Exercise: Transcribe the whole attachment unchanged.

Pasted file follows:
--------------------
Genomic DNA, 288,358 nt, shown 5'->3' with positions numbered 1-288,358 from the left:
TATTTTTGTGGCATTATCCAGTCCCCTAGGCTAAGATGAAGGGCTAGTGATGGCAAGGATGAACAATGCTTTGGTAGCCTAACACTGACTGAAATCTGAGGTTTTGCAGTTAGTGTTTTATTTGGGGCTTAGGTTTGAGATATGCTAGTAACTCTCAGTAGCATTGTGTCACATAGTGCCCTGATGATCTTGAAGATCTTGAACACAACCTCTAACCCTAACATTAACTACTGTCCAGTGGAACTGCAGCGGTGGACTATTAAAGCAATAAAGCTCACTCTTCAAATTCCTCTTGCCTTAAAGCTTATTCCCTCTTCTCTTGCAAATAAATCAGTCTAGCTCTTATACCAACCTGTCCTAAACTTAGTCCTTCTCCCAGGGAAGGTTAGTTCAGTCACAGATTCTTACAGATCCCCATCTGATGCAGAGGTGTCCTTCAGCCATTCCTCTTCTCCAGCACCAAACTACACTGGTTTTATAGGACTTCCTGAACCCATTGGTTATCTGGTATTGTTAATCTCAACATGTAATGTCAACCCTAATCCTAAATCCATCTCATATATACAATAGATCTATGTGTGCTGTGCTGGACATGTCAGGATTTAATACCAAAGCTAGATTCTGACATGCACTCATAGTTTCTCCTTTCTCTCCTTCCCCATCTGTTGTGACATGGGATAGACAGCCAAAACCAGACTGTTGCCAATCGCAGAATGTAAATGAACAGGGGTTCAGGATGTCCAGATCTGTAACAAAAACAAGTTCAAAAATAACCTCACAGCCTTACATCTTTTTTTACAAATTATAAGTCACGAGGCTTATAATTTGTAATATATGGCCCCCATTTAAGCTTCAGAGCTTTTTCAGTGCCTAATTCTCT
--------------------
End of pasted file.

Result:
Genomic DNA, 288,358 nt, shown 5'->3' with positions numbered 1-288,358 from the left:
TATTTTTGTGGCATTATCCAGTCCCCTAGGCTAAGATGAAGGGCTAGTGATGGCAAGGATGAACAATGCTTTGGTAGCCTAACACTGACTGAAATCTGAGGTTTTGCAGTTAGTGTTTTATTTGGGGCTTAGGTTTGAGATATGCTAGTAACTCTCAGTAGCATTGTGTCACATAGTGCCCTGATGATCTTGAAGATCTTGAACACAACCTCTAACCCTAACATTAACTACTGTCCAGTGGAACTGCAGCGGTGGACTATTAAAGCAATAAAGCTCACTCTTCAAATTCCTCTTGCCTTAAAGCTTATTCCCTCTTCTCTTGCAAATAAATCAGTCTAGCTCTTATACCAACCTGTCCTAAACTTAGTCCTTCTCCCAGGGAAGGTTAGTTCAGTCACAGATTCTTACAGATCCCCATCTGATGCAGAGGTGTCCTTCAGCCATTCCTCTTCTCCAGCACCAAACTACACTGGTTTTATAGGACTTCCTGAACCCATTGGTTATCTGGTATTGTTAATCTCAACATGTAATGTCAACCCTAATCCTAAATCCATCTCATATATACAATAGATCTATGTGTGCTGTGCTGGACATGTCAGGATTTAATACCAAAGCTAGATTCTGACATGCACTCATAGTTTCTCCTTTCTCTCCTTCCCCATCTGTTGTGACATGGGATAGACAGCCAAAACCAGACTGTTGCCAATCGCAGAATGTAAATGAACAGGGGTTCAGGATGTCCAGATCTGTAACAAAAACAAGTTCAAAAATAACCTCACAGCCTTACATCTTTTTTTACAAATTATAAGTCACGAGGCTTATAATTTGTAATATATGGCCCCCATTTAAGCTTCAGAGCTTTTTCAGTGCCTAATTCTCT